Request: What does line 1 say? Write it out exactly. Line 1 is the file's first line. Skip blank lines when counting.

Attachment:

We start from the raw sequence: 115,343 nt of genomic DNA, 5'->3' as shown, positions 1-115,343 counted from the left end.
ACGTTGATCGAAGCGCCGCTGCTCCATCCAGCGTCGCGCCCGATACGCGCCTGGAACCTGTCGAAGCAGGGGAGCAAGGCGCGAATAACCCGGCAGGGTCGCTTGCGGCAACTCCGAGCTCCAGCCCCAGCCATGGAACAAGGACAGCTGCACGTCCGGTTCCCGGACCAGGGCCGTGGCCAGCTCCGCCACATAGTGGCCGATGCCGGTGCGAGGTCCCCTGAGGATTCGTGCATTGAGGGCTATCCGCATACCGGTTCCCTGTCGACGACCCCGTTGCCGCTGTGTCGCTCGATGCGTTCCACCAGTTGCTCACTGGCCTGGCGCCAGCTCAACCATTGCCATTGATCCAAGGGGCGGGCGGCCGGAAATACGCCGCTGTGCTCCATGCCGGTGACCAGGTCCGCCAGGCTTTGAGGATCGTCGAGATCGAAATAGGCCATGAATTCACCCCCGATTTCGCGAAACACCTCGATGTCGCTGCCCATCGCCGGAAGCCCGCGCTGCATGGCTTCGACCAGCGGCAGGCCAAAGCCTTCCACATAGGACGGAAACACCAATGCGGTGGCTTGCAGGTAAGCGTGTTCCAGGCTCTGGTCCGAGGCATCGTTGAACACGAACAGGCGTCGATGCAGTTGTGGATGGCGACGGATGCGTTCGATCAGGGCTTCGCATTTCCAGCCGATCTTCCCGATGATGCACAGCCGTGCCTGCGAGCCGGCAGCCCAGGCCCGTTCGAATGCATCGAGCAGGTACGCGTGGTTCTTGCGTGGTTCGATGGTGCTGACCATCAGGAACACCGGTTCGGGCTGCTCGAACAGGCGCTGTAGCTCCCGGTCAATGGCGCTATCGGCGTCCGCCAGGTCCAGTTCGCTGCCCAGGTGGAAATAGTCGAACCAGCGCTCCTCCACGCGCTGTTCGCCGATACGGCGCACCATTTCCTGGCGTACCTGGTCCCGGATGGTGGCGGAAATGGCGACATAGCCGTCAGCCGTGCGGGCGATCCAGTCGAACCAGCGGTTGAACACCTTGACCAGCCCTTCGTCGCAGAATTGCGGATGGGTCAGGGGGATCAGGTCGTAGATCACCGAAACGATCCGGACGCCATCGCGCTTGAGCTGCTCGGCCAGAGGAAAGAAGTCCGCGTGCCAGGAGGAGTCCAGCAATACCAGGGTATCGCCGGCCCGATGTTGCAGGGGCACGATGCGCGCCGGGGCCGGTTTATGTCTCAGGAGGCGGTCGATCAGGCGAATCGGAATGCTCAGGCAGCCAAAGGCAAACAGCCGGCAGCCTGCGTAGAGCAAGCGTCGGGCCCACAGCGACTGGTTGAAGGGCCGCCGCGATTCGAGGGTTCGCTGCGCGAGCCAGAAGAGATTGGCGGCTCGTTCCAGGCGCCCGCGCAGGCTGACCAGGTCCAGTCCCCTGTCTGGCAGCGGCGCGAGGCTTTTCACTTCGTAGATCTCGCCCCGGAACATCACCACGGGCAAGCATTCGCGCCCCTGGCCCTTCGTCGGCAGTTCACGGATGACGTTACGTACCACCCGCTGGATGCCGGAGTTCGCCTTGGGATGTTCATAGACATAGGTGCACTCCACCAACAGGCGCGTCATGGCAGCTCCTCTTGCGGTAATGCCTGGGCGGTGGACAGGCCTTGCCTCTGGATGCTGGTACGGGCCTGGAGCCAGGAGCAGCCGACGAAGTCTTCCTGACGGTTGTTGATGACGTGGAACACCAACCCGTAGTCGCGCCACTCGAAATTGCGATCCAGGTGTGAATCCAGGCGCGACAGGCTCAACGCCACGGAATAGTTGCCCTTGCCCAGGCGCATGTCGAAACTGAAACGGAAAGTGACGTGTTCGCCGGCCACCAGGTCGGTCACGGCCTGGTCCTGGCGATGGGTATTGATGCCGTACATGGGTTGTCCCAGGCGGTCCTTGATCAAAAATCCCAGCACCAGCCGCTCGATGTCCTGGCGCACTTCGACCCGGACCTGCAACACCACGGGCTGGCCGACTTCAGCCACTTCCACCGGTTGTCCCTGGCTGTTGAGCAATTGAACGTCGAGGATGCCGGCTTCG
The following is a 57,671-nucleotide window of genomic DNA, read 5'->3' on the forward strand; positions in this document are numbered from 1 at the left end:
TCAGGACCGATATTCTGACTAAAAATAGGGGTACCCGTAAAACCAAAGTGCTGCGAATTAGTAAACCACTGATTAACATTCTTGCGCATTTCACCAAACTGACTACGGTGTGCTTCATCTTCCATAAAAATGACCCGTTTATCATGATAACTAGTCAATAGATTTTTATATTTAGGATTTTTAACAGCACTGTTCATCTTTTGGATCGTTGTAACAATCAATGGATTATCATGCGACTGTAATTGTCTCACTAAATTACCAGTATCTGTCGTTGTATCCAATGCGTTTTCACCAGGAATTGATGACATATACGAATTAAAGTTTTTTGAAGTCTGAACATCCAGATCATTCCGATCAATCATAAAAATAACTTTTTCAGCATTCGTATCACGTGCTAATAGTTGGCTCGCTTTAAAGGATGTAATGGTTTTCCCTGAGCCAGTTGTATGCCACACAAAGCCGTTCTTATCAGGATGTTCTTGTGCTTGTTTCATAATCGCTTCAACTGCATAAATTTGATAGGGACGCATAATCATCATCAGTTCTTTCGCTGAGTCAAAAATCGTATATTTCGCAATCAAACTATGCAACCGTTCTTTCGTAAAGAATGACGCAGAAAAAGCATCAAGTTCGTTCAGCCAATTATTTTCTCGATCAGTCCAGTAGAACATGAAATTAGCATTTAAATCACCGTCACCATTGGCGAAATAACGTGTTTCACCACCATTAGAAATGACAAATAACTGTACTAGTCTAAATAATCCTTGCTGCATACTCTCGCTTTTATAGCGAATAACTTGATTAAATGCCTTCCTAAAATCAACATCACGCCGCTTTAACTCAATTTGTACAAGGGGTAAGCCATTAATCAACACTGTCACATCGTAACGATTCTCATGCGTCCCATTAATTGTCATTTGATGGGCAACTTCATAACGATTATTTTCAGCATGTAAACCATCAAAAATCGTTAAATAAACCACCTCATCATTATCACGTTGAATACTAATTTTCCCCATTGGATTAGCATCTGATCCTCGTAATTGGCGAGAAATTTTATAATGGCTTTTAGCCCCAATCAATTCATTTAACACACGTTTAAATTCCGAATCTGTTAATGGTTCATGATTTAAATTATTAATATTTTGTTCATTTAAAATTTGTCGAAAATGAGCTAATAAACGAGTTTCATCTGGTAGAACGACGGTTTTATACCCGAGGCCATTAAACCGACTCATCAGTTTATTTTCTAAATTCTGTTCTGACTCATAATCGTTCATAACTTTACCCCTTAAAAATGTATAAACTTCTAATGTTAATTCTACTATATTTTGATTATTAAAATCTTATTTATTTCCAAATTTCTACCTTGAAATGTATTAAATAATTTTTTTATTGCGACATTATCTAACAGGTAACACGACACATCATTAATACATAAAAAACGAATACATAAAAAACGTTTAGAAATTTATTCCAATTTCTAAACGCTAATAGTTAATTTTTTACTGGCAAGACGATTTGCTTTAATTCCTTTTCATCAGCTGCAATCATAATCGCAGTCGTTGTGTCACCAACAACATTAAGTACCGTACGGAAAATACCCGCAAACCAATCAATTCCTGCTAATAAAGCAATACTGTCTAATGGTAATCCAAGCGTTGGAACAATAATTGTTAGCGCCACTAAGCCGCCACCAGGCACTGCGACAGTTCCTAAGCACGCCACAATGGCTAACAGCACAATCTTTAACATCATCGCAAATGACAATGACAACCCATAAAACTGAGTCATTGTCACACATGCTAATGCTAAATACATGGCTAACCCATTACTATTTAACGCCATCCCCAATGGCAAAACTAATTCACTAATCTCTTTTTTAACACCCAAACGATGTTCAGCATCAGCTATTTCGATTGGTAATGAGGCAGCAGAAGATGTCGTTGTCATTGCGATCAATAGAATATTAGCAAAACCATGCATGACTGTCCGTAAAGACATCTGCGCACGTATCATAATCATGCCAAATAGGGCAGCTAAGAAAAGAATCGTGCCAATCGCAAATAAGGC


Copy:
We start from the raw sequence: 115,343 nt of genomic DNA, 5'->3' as shown, positions 1-115,343 counted from the left end.